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Veteran Editor Helps Newcomers Make the Cut With Online Course

Lawrence Jordan’s family jokes that he grew up with an editing room for a playpen. The son of a man who ran one of the first commercial post-production houses in New York in the 1960s and ’70s, he was exposed to film early. “I started out pretty young in the business,” Jordan says. “When I saw how much editors add to a film, I decided that’s what I wanted to do.”

Jordan learned the realities of the profession quickly. “I saw that the structure of Hollywood and the Editors Guild was very specific,” he says. “You become an assistant editor first; you get yourself into an editing environment. You build your network; you develop your skills. And then, God willing, you get some mentorship from an editor, and you get an opportunity to cut some scenes.”

Now Jordan, who has worked on more than 45 features and TV shows, has developed Master the Workflow, an online course that teaches assistant editors the ins and outs of the business.

The initiative began when he was cutting the Netflix movie “Naked,” starring Marlon Wayans. On that project, Jordan worked with Richard Sanchez, an assistant editor who had developed a digital process that made their workflow run more smoothly. Soon Jordan and Sanchez began talking about bringing what they had learned to the next generation of film editing hopefuls.

“Master the Workflow came from this kernel of an idea,” says Jordan. “You’ve got a lot of people who are learning to edit in Adobe Premiere or Apple’s Final Cut Pro or Avid systems. A lot of people learn the skills of an editor in film school or on freebie projects. In our course, we assume you know the software, and we take you through the entire post-production experience as an assistant editor — from the first meeting with the editor and on to the pre-production and post-production pipeline meetings. We hold your hand every step of the process.”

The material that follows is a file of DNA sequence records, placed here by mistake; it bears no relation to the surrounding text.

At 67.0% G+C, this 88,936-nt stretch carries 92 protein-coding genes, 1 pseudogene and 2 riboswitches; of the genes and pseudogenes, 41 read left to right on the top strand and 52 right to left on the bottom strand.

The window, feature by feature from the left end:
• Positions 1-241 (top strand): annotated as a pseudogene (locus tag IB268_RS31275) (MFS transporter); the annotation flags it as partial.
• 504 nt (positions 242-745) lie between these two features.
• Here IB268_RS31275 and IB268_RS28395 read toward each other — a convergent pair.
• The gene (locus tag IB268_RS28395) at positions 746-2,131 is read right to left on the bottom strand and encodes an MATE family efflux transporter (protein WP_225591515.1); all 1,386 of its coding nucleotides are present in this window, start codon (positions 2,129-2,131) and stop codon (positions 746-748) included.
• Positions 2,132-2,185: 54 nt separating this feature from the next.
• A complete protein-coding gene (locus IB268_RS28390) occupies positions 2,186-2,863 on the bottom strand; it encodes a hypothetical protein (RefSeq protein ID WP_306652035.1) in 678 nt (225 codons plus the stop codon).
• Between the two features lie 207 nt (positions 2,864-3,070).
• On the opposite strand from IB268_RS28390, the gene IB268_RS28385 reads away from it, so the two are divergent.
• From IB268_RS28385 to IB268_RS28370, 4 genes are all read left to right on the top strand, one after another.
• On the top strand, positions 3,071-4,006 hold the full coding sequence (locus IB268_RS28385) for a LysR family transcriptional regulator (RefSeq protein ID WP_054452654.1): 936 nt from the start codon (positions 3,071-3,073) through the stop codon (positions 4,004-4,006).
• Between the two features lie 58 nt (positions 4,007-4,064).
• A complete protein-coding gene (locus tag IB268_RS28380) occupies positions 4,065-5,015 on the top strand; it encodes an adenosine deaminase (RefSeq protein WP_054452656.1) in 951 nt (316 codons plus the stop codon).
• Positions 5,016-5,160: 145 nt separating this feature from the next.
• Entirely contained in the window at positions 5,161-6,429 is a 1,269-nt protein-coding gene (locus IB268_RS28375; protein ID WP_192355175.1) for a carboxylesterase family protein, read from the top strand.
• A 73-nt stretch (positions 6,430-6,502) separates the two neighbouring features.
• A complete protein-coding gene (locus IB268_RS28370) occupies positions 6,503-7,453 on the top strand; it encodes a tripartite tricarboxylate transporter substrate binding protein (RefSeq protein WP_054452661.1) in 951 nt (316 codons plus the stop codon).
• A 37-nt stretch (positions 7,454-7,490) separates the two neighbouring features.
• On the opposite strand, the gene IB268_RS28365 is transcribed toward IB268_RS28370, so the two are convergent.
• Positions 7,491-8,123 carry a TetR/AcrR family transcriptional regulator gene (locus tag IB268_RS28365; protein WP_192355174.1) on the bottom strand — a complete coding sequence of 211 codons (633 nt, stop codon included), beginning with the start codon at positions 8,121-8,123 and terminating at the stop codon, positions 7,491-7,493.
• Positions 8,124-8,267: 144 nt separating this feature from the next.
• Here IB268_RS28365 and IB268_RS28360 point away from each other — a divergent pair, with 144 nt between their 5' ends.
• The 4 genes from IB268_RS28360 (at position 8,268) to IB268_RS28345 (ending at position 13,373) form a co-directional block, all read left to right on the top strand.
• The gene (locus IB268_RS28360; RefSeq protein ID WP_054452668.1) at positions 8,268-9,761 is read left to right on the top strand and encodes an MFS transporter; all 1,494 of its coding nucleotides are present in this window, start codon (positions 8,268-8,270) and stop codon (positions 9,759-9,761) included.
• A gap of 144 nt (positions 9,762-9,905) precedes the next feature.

The course is divided into six modules and 32 lessons. The 13 hours of material were designed to give students crucial information that Jordan and Sanchez believe lays the groundwork for a successful career as an assistant editor so that their pupils can later become editors.

The course takes its students through all aspects of the post-production process, including sound, visual effects, finishing and delivery. “We also try to emphasize what it’s like to be in that environment and what those pressure points are going to be,” Jordan adds, “where the political land mines might come up and how to be diplomatic with directors and editors and the studio — because that’s also part of being an editor.”

Jordan knows the value of what he learned, coming from a family in which editing and post were part of life. “It’s still an old-school process to become a film editor,” he says. “But hopefully with what we have to offer, people who want to become editors can make that leap.”

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